Should You Buy Companies Where You Spend Your Money?

As goes the consumer, so goes the economy.

Consumer spending makes up about two-thirds of the U.S. economy, so if you took advantage of Presidents’ Day sales this weekend, you did your part to support your local economy.

Actually, consumer spending held up well even as inflation was increasing and the Federal Reserve was raising rates. We consumers deserve a pat on the back for keeping the economy going more than anyone expected.

But did you see the headlines last week? Retail sales declined in January much more than expected.

Economists expected a 0.3% drop after a 0.4% gain in December, due to all that holiday shopping. But sales actually fell 0.8%.

And in recent earnings reports, some major retailers have said Americans are under financial stress.

The market didn’t appear too concerned, and I’m not either. This could very well be because of the post-holiday hangover, the cold weather and winter storms, inflation pains, or all of the above.

And you know me. I’m not going to guess about anything. I’m going to the data.

The Discretionary sector (that includes most consumer spending companies) still rates high in my Quantum Edge system, ranking the fourth strongest below Technology, Industrials, and Financials.


When trading resumes tomorrow, we’ll head into an important week for retail stocks as some of the big players report earnings. That includes Walmart (WMT), the largest retailer on the planet, which brought in $611 billion in 2023. If Walmart were an economy, it would be the 23rd largest economy in the world.

Knowing how critical the consumer is, let’s take a look at three important retailers reporting this week, run their stocks through my Quantum Edge system, and see whether any are worth considering.

Walmart Inc. (WMT)

Source: TradeSmith Finance and

Walmart reports tomorrow before the market open. Its Quantum Score – the overall ranking given by my Quantum Edge system – is solid at 65.5. As a reminder, stocks with a score between 70 and 85 are in my optimal buy zone, and WMT is just shy of that.

Walmart’s Technical Score of 73.5 is quite good after shares have run from $150 to $170 the last two months. Shares are trading above key moving averages and near 12- and 52-week highs, but one drawback is that my system hasn’t picked up a Big Money buy signal since Dec. 8.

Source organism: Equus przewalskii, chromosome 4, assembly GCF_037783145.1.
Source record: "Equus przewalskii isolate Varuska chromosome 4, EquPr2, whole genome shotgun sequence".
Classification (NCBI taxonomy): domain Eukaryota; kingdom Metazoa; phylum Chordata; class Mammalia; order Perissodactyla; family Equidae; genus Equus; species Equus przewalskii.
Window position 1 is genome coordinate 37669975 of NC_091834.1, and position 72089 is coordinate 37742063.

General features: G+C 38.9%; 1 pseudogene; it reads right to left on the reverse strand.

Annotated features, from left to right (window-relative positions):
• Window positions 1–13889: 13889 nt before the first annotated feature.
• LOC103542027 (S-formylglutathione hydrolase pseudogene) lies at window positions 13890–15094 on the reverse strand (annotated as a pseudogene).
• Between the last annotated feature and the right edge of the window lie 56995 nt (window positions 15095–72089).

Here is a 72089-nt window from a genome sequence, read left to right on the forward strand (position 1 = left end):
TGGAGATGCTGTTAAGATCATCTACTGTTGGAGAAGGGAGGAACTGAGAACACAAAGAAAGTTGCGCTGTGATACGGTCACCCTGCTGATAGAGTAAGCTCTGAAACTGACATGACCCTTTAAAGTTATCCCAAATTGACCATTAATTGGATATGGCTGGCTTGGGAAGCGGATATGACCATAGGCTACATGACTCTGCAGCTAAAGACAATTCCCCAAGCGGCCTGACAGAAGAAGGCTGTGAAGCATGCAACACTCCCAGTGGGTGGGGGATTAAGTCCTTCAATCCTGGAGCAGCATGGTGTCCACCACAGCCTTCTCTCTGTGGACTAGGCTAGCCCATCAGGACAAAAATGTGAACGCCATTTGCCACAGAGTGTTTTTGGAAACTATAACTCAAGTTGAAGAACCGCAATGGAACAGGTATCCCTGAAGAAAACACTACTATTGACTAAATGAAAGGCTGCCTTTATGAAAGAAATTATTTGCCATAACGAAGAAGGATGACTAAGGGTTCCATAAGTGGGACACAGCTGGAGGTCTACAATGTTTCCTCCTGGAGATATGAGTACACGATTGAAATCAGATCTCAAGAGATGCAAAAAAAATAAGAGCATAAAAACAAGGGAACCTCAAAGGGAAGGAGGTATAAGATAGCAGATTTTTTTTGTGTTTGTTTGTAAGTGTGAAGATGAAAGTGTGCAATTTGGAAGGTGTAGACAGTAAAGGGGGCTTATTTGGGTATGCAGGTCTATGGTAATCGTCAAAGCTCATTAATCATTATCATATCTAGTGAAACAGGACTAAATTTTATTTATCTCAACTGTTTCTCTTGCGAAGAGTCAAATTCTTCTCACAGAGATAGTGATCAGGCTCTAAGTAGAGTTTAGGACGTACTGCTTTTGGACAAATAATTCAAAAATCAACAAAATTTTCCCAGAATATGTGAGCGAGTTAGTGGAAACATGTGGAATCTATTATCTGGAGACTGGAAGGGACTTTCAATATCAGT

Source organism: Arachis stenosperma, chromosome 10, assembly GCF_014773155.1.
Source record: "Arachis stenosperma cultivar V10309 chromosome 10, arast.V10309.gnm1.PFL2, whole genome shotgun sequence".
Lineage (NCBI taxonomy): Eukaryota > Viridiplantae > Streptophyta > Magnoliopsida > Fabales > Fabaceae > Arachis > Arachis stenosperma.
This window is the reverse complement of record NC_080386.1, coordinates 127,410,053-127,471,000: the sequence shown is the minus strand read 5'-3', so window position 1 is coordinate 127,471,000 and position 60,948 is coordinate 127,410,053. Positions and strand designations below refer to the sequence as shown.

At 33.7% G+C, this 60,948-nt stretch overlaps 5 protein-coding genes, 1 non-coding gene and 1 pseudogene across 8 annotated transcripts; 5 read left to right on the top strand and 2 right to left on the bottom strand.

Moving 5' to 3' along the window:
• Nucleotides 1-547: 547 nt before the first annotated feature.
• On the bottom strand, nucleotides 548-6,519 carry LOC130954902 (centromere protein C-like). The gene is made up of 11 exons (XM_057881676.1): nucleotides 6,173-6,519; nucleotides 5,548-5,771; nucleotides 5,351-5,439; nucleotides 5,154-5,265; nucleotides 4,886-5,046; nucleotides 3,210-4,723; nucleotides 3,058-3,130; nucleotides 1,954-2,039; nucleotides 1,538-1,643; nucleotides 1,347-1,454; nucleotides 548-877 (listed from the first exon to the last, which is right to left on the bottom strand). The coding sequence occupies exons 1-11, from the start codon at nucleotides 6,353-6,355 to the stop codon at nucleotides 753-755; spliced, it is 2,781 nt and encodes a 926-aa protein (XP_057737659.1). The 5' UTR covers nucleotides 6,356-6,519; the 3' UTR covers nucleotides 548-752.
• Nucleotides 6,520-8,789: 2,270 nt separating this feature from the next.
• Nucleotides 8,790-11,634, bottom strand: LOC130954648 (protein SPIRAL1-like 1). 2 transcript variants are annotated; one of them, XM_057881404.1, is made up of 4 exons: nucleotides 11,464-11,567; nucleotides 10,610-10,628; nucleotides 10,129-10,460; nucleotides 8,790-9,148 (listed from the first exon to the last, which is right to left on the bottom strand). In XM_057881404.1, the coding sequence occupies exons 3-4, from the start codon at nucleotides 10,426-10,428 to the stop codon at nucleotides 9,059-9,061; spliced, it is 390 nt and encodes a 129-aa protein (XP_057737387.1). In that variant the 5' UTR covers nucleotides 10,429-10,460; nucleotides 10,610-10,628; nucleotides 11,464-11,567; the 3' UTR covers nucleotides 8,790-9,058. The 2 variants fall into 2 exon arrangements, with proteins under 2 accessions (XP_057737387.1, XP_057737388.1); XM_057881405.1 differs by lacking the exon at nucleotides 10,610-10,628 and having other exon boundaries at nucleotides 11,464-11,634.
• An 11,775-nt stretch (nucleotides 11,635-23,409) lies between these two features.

WMT’s fundamental rating is a concern at just 54.2. Part of that is it being a retail company, which tend to have lower growth rates. But the profit margin is narrow at 1.9%, and debt is a red flag for me at 76.8% of equity.

I’m not a buyer here.

Home Depot (HD)

Source: TradeSmith Finance and

Home Depot is the largest home improvement chain in the U.S. with annual sales topping $132 billion dollars. Like Walmart, it reports tomorrow.

HD’s Quantum Score is a little more exciting at 69, though that’s still right below my optimal buy zone. Its fundamentals and technicals are also decent and better balanced – with a 70.6 Technical Score and 66.7 Fundamental.

HD has also recently hit 12- and 52-week highs, and unlike Walmart, Big Money has been more active recently. My Quantum Edge system picked up seven Big Money buy signals in the last 90 days.


Home improvement stores were among the various categories that saw sales decline over the last month – a whopping 4.1% in this case. However, weather can impact HD’s sales, so they could pick back up as warmer weather approaches. Punxsutawney Phil did predict an early spring this year.

That’s not the kind of data I rely on, but Home Depot has enough going for it to make it a possible buy. There are better opportunities for sure, but the data indicates a pretty good chance of higher prices in the future.

Etsy (ETSY)

Source: TradeSmith Finance and

Etsy is one of the leading online marketplaces worldwide and offers unique goods ranging from handcrafted pieces to vintage finds. The company releases its results on Wednesday after market close.

Its Quantum Score of 51.7 is a bit off putting – well below my optimal buy zone – and there isn’t much to get excited about with the technicals at 47.1 and fundamentals at 58.4. I typically stay away from a company who has a Fundamental Score below the low 60s.

Etsy’s profit margin – or lack of one – is also a red flag at -27.1%. That’s a no for me.

If you’re looking for retail buys, I’ll give you a sneak peek at interesting data I’m seeing in my system: Three of the top 10 retail/consumer stocks are “travel arrangement and reservation services” companies. Airbnb (ABNB), for instance, has a Quantum score of 82.7.

Sometimes the strongest investments aren’t the most obvious.

Talk soon,

Jason Bodner
Editor, Jason Bodner’s Power Trends

P.S. One advantage to my Quantum Edge system is its ability to analyze more than 6,000 stocks and more than a million data points every single trading day.

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